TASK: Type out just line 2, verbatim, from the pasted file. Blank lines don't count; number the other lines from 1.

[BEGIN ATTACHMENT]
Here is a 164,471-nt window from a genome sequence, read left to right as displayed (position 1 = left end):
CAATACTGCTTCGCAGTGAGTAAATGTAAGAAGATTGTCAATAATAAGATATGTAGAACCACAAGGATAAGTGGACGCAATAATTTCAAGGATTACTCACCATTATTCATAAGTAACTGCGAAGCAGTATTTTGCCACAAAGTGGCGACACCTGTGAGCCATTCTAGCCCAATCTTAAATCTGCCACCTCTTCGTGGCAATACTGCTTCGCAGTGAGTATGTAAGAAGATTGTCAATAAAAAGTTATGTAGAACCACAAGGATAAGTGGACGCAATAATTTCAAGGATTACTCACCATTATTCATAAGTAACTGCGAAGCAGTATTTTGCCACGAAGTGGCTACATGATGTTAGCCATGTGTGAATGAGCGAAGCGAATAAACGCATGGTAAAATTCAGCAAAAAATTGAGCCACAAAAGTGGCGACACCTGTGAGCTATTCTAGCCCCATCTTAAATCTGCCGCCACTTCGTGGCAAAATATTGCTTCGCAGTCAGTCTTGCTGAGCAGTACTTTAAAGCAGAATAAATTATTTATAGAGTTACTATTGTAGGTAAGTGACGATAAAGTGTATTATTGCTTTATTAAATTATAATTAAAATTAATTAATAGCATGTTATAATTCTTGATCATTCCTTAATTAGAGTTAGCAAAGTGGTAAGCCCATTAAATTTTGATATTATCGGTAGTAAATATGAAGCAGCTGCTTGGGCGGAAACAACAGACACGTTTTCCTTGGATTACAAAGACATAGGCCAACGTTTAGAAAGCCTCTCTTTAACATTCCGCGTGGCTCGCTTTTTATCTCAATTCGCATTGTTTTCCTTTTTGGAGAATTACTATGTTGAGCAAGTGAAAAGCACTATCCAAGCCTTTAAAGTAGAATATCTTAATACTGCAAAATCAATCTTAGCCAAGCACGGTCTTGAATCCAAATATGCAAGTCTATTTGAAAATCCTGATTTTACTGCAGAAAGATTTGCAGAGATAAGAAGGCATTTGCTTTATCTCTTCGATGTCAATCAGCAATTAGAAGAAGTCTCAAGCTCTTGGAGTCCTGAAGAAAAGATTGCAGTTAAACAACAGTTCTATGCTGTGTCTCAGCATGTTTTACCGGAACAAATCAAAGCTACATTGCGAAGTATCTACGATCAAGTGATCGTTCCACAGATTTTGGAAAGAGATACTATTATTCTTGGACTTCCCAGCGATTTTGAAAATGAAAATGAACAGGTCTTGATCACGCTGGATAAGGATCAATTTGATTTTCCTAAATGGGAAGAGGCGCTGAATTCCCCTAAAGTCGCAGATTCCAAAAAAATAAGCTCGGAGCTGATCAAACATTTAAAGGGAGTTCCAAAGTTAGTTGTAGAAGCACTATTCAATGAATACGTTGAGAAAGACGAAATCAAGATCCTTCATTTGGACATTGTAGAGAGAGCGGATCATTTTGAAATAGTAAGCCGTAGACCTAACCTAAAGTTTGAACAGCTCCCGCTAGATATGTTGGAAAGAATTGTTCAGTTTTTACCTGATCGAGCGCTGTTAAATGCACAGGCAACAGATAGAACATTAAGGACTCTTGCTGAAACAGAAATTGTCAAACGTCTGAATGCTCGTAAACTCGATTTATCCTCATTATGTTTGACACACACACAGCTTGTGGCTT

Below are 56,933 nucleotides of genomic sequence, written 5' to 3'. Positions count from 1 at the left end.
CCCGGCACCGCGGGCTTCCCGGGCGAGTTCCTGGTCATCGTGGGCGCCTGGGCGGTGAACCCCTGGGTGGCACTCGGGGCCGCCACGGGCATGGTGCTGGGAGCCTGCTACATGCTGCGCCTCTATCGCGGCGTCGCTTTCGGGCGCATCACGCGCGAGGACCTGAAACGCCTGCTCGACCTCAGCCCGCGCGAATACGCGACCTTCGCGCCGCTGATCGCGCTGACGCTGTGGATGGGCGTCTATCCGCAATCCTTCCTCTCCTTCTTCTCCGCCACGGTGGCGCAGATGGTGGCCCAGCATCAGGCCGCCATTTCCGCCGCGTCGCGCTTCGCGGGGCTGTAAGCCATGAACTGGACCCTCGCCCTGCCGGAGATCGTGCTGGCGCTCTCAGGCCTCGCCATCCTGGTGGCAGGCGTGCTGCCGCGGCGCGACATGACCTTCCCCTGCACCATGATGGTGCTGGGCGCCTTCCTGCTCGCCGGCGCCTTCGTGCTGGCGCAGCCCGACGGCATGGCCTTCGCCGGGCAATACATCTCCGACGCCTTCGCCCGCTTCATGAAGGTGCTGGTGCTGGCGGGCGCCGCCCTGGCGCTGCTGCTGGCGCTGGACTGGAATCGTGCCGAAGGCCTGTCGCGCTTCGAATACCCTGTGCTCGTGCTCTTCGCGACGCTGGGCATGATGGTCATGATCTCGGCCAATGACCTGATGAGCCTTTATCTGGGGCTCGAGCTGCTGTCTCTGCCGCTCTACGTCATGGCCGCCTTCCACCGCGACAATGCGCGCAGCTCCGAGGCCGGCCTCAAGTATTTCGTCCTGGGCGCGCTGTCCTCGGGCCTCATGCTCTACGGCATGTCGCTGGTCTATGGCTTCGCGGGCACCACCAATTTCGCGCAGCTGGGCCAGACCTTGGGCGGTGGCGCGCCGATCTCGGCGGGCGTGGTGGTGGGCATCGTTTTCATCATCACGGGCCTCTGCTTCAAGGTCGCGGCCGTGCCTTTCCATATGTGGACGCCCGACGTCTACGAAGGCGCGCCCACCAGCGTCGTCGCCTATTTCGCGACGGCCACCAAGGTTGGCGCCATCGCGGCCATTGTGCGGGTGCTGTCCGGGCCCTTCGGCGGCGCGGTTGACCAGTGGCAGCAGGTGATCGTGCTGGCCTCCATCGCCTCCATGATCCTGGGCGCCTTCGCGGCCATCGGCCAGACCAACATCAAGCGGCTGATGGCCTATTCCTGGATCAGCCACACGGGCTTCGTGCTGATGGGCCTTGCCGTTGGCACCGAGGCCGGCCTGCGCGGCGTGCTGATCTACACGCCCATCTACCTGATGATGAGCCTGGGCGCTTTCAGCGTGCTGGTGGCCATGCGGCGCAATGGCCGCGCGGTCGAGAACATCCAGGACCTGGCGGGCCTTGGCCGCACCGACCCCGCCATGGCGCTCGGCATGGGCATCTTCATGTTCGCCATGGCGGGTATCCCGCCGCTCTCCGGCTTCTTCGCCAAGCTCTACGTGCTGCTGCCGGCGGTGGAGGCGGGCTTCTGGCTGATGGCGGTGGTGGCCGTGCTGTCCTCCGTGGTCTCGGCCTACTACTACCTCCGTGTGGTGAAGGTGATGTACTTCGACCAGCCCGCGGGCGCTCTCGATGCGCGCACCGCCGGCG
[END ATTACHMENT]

CAATACTGCTTCGCAGTGAGTAAATGTAAGAAGATTGTCAATAATAAGATATGTAGAACCACAAGGATAAGTGGACGCAATAATTTCAAGGATTACTCACCATTATTCATAAGTAACTGCGAAGCAGTATTTTGCCACAAAGTGGCGACACCTGTGAGCCATTCTAGCCCAATCTTAAATCTGCCACCTCTTCGTGGCAATACTGCTTCGCAGTGAGTATGTAAGAAGATTGTCAATAAAAAGTTATGTAGAACCACAAGGATAAGTGGACGCAATAATTTCAAGGATTACTCACCATTATTCATAAGTAACTGCGAAGCAGTATTTTGCCACGAAGTGGCTACATGATGTTAGCCATGTGTGAATGAGCGAAGCGAATAAACGCATGGTAAAATTCAGCAAAAAATTGAGCCACAAAAGTGGCGACACCTGTGAGCTATTCTAGCCCCATCTTAAATCTGCCGCCACTTCGTGGCAAAATATTGCTTCGCAGTCAGTCTTGCTGAGCAGTACTTTAAAGCAGAATAAATTATTTATAGAGTTACTATTGTAGGTAAGTGACGATAAAGTGTATTATTGCTTTATTAAATTATAATTAAAATTAATTAATAGCATGTTATAATTCTTGATCATTCCTTAATTAGAGTTAGCAAAGTGGTAAGCCCATTAAATTTTGATATTATCGGTAGTAAATATGAAGCAGCTGCTTGGGCGGAAACAACAGACACGTTTTCCTTGGATTACAAAGACATAGGCCAACGTTTAGAAAGCCTCTCTTTAACATTCCGCGTGGCTCGCTTTTTATCTCAATTCGCATTGTTTTCCTTTTTGGAGAATTACTATGTTGAGCAAGTGAAAAGCACTATCCAAGCCTTTAAAGTAGAATATCTTAATACTGCAAAATCAATCTTAGCCAAGCACGGTCTTGAATCCAAATATGCAAGTCTATTTGAAAATCCTGATTTTACTGCAGAAAGATTTGCAGAGATAAGAAGGCATTTGCTTTATCTCTTCGATGTCAATCAGCAATTAGAAGAAGTCTCAAGCTCTTGGAGTCCTGAAGAAAAGATTGCAGTTAAACAACAGTTCTATGCTGTGTCTCAGCATGTTTTACCGGAACAAATCAAAGCTACATTGCGAAGTATCTACGATCAAGTGATCGTTCCACAGATTTTGGAAAGAGATACTATTATTCTTGGACTTCCCAGCGATTTTGAAAATGAAAATGAACAGGTCTTGATCACGCTGGATAAGGATCAATTTGATTTTCCTAAATGGGAAGAGGCGCTGAATTCCCCTAAAGTCGCAGATTCCAAAAAAATAAGCTCGGAGCTGATCAAACATTTAAAGGGAGTTCCAAAGTTAGTTGTAGAAGCACTATTCAATGAATACGTTGAGAAAGACGAAATCAAGATCCTTCATTTGGACATTGTAGAGAGAGCGGATCATTTTGAAATAGTAAGCCGTAGACCTAACCTAAAGTTTGAACAGCTCCCGCTAGATATGTTGGAAAGAATTGTTCAGTTTTTACCTGATCGAGCGCTGTTAAATGCACAGGCAACAGATAGAACATTAAGGACTCTTGCTGAAACAGAAATTGTCAAACGTCTGAATGCTCGTAAACTCGATTTATCCTCATTATGTTTGACACACACACAGCTTGTGGCTT